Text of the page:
In a cluster randomized controlled trial, Anthony Shakeshaft and colleagues measure the effectiveness of a multi-component community-based intervention for reducing alcohol-related harm.
Background
The World Health Organization, governments, and communities agree that community action is likely to reduce risky alcohol consumption and harm. Despite this agreement, there is little rigorous evidence that community action is effective: of the six randomised trials of community action published to date, all were US-based and focused on young people (rather than the whole community), and their outcomes were limited to self-report or alcohol purchase attempts. The objective of this study was to conduct the first non-US randomised controlled trial (RCT) of community action to quantify the effectiveness of this approach in reducing risky alcohol consumption and harms measured using both self-report and routinely collected data.
Methods and Findings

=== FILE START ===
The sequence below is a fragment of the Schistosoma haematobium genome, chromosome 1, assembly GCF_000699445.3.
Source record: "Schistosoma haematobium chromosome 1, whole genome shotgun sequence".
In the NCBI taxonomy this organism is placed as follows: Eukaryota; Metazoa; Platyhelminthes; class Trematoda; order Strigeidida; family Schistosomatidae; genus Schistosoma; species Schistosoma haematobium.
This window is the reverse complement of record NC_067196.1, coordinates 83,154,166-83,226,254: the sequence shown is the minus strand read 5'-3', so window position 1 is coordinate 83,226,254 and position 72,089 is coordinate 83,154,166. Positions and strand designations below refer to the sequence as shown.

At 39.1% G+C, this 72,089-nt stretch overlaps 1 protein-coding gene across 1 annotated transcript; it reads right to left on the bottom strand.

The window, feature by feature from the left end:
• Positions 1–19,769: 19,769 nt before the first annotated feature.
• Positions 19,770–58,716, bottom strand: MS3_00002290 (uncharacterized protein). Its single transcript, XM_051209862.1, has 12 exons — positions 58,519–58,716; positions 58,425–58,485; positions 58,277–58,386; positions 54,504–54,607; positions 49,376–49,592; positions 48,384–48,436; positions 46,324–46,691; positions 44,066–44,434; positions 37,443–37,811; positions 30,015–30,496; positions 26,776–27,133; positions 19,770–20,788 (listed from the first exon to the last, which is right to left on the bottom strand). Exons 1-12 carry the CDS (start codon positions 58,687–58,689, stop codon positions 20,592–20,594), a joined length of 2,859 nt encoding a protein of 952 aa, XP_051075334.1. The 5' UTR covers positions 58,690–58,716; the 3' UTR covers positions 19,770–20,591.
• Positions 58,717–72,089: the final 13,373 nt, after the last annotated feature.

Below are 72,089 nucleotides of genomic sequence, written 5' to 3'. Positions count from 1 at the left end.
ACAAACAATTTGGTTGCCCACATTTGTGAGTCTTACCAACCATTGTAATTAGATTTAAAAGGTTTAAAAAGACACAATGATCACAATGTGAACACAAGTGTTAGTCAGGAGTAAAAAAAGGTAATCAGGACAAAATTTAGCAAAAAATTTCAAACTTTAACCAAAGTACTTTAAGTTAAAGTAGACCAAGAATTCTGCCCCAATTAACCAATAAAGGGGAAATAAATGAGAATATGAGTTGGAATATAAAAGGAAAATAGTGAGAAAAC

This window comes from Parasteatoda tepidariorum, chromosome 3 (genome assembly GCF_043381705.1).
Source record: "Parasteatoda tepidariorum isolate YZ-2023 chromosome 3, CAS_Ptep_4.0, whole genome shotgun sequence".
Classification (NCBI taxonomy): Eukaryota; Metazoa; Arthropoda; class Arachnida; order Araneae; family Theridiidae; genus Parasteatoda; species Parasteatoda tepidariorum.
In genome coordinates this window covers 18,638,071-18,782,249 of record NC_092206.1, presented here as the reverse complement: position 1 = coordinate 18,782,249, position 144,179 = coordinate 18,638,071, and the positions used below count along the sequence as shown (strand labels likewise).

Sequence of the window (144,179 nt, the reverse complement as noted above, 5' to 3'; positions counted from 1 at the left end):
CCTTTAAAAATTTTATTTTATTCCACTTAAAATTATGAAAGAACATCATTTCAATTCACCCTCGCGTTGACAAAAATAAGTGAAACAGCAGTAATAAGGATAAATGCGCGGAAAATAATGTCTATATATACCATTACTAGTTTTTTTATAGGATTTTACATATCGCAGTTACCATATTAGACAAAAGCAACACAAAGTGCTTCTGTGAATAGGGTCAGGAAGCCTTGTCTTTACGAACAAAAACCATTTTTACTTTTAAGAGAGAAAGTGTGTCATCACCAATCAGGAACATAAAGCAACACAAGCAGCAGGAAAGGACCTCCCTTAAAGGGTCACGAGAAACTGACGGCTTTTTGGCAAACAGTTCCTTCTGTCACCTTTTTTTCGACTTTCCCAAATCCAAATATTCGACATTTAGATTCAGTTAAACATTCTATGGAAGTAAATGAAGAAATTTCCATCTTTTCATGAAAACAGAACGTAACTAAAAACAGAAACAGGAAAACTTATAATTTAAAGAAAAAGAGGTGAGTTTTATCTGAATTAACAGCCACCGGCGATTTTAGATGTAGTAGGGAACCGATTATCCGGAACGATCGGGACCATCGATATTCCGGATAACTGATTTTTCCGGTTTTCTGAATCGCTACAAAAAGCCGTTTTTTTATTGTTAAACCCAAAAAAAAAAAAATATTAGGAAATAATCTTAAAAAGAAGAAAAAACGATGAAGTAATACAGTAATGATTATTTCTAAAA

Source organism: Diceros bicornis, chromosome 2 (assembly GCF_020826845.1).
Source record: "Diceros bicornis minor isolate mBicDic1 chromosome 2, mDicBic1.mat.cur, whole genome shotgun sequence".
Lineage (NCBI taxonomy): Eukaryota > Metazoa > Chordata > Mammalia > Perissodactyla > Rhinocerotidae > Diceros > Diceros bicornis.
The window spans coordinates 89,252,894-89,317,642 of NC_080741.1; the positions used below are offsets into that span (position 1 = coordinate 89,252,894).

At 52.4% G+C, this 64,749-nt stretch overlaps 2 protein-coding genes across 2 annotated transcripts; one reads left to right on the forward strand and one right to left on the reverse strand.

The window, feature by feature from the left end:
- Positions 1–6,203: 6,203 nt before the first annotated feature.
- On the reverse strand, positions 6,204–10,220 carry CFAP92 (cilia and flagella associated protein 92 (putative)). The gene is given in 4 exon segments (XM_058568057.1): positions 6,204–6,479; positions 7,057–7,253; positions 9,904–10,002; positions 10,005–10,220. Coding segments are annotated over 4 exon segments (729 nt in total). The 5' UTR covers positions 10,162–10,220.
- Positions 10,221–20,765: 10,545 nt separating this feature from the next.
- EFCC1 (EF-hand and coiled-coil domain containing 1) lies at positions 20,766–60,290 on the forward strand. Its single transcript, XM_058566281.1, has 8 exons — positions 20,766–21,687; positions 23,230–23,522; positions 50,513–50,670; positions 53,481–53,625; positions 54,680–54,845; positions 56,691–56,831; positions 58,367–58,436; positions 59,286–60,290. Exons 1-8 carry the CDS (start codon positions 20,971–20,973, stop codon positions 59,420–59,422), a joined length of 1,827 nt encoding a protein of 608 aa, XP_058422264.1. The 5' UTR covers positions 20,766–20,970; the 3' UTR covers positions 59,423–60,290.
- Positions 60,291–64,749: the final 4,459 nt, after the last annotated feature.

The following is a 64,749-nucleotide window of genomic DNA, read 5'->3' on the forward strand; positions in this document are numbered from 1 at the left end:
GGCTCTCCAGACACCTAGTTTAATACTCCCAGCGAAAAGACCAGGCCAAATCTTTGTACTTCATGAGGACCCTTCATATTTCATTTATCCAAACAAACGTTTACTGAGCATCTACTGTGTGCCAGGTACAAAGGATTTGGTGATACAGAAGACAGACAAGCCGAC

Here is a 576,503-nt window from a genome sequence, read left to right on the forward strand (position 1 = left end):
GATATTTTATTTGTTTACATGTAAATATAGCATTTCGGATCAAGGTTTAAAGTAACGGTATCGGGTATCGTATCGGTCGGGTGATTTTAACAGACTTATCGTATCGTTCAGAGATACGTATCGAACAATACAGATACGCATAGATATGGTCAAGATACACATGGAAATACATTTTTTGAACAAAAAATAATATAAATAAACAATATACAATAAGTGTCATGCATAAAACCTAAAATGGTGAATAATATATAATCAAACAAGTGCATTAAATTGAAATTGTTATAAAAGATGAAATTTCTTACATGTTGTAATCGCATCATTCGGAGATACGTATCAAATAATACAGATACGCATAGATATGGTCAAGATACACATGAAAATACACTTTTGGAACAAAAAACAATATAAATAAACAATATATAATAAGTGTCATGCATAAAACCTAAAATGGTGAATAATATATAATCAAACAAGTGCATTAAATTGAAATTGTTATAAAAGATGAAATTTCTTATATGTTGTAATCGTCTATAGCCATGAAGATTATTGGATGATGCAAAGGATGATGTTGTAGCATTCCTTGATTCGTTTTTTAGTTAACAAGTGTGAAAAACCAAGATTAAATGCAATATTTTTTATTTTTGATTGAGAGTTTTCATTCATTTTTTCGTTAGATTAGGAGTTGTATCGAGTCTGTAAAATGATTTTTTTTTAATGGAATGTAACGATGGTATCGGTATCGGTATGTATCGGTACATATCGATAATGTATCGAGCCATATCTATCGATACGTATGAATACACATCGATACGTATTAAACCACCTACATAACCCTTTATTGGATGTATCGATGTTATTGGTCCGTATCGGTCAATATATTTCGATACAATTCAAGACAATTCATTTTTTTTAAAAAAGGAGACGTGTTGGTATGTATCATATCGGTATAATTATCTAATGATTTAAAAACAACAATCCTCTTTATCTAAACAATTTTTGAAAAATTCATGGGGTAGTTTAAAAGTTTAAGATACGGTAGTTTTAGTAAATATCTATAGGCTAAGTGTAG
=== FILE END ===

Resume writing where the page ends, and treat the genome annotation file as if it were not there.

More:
We conducted a cluster RCT comprising 20 communities in Australia that had populations of 5,000–20,000, were at least 100 km from an urban centre (population ≥ 100,000), and were not involved in another community alcohol project. Communities were pair-matched, and one member of each pair was randomly allocated to the experimental group. Thirteen interventions were implemented in the experimental communities from 2005 to 2009: community engagement; general practitioner training in alcohol screening and brief intervention (SBI); feedback to key stakeholders; media campaign; workplace policies/practices training; school-based intervention; general practitioner feedback on their prescribing of alcohol medications; community pharmacy-based SBI; web-based SBI; Aboriginal Community Controlled Health Services support for SBI; Good Sports program for sports clubs; identifying and targeting high-risk weekends; and hospital emergency department–based SBI. Primary outcomes based on routinely collected data were alcohol-related crime, traffic crashes, and hospital inpatient admissions. Routinely collected data for the entire study period (2001–2009) were obtained in 2010. Secondary outcomes based on pre- and post-intervention surveys (n = 2,977 and 2,255, respectively) were the following: long-term risky drinking, short-term high-risk drinking, short-term risky drinking, weekly consumption, hazardous/harmful alcohol use, and experience of alcohol harm. At the 5% level of statistical significance, there was insufficient evidence to conclude that the interventions were effective in the experimental, relative to control, communities for alcohol-related crime, traffic crashes, and hospital inpatient admissions, and for rates of risky alcohol consumption and hazardous/harmful alcohol use. Although respondents in the experimental communities reported statistically significantly lower average weekly consumption (1.90 fewer standard drinks per week, 95% CI = −3.37 to −0.43, p = 0.01) and less alcohol-related verbal abuse (odds ratio = 0.58, 95% CI = 0.35 to 0.96, p = 0.04) post-intervention, the low survey response rates (40% and 24% for the pre- and post-intervention surveys, respectively) require conservative interpretation. The main limitations of this study are as follows: (1) that the study may have been under-powered to detect differences in routinely collected data outcomes as statistically significant, and (2) the low survey response rates.